Photo by Porter Binks/Sports Illustrated

Photo by Porter Binks/Sports Illustrated

Boards are placed above the vomitories to seat photographers. Two can be in each position.
have some height in the back row. Generally, papers covering their local team will be seated in the front row for their game, then the back row for the other semi-final game.

If your team is there Monday night, some slight reshuffling will occur but you will generally get at least one front row seat near where you were. Generally, positions are laid out to accommodate two rows of 12 photographers on each end. Two SIDs from schools not involved in the tourney sit with the shooters at either end and distribute armbands, rosters and generally monitor activities during the games.

These SIDs can help you with any problems you have on the floor and my experience has shown it's best to deal with them rather than engage the event security people.

(Trivia answer: MSY. Extra points: What does MSY stand for?)

There are three sets of strobes allowed at the Final Four (and at each 1st/2d Round and Regional sites during the tourney): One for Sports Illustrated, a second set shared among AP, Reuters and USA TODAY and a third pool set for use by newspapers, other magazines and NCAA photos.

SI installs all three sets at the Final Four site because we have the lights, techs and ability to get it done reliably, with redundancy in case of problems and with uniformity to satisfy CBS for the lighting tests.

Each user of lights in the pool is charged a pro-rata share of their time on the lights, and in New Orleans that will be substantially more than usual because of the extremely high catwalks and amount of time, equipment and power needed for the job. SI's techs will arrive the Monday before the semis to begin the installation, which must be ready for a lighting test for the NCAA and CBS by noon that next Friday.

You don't really need a rental car in the Big Easy. The media hotel will be the Hyatt across from the Dome, now separated by a shopping complex. The 18-mile cab ride from Louis Armstrong New Orleans International Airport will take about 20 minutes as long as I-10 is moving along, and will cost you $28 to what they call the Central Business District. There is also a shuttle service from the airport for about $20 per person roundtrip.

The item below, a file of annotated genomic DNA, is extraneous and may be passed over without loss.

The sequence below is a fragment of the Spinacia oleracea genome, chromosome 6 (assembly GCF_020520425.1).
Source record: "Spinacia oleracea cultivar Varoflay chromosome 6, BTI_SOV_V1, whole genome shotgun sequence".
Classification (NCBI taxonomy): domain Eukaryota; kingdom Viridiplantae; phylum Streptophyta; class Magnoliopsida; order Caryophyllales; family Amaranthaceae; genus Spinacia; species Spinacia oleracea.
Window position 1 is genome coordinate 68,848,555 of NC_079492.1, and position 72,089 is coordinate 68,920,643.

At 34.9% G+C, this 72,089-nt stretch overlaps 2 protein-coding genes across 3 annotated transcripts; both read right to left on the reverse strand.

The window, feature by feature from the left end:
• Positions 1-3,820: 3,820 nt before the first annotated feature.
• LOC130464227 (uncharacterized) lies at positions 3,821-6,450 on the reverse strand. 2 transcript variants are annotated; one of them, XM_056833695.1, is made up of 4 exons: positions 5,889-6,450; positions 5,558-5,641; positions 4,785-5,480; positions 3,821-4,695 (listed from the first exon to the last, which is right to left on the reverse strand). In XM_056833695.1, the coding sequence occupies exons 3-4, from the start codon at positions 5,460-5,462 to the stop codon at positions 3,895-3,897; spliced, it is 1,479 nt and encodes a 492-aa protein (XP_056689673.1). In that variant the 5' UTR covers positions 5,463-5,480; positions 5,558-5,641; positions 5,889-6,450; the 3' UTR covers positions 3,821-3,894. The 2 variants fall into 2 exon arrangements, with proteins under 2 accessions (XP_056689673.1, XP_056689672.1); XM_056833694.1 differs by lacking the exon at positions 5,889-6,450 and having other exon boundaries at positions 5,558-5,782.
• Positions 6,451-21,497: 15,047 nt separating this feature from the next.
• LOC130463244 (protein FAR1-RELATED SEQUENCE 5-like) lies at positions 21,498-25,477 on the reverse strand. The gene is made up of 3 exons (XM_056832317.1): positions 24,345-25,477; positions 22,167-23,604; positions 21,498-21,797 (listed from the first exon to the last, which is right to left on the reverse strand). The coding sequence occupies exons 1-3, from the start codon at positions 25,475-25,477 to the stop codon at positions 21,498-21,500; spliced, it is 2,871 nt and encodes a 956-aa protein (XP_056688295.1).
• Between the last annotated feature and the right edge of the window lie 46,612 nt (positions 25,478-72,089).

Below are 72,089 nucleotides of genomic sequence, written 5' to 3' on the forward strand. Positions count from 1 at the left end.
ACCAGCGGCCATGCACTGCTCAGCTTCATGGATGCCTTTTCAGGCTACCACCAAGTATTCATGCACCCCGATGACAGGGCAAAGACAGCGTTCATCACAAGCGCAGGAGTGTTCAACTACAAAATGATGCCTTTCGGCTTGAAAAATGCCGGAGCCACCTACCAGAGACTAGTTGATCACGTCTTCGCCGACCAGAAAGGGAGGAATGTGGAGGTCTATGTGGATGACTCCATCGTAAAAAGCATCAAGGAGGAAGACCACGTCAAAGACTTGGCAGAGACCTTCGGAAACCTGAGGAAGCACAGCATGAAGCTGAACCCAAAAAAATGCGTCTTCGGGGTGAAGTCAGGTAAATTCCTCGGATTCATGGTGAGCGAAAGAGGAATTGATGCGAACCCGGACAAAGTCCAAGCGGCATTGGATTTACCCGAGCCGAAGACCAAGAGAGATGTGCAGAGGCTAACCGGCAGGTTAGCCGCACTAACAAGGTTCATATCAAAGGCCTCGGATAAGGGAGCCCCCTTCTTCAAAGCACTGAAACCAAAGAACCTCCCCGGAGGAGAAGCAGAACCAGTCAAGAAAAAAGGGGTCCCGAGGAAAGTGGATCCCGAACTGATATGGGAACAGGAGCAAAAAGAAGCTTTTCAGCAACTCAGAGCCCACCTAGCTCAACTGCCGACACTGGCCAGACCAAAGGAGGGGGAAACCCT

Once downtown, you can walk almost anywhere, especially from the Hyatt, to the French Quarter or the riverfront. Cabs downtown are plentiful from outside hotels and aren't that expensive between downtown points.

Everyone has a favorite restaurant in New Orleans, and my new one just became Cuvee. But my old standbys are Commander's Palace in the Garden District and Arnaud's. I also encourage you to visit A Gallery for Fine Photography at 322 Royal St. There are always a display of vintage photos on the walls, as well as some wonderful old and new photo books. You can easily lose a couple of pleasant hours here.

So, unlike Stella in "Streetcar" you may not have the mean old Stanley Kowalski chasing after you, but you will find that the streetcar takes you up St. Charles Avenue to the Garden District, Tulane and Loyola Universities and the beautiful Audubon Park. And you'll find charming folks who know how to "Laissez les bons temps rouler."

(Extra points: Moisant Stock Yards.)

(Porter Binks in a picture editor with Sports Illustrated in charge of its college basketball coverage. Porter is a former picture editor with USA TODAY and is an occasional contributor to Sports Shooter.)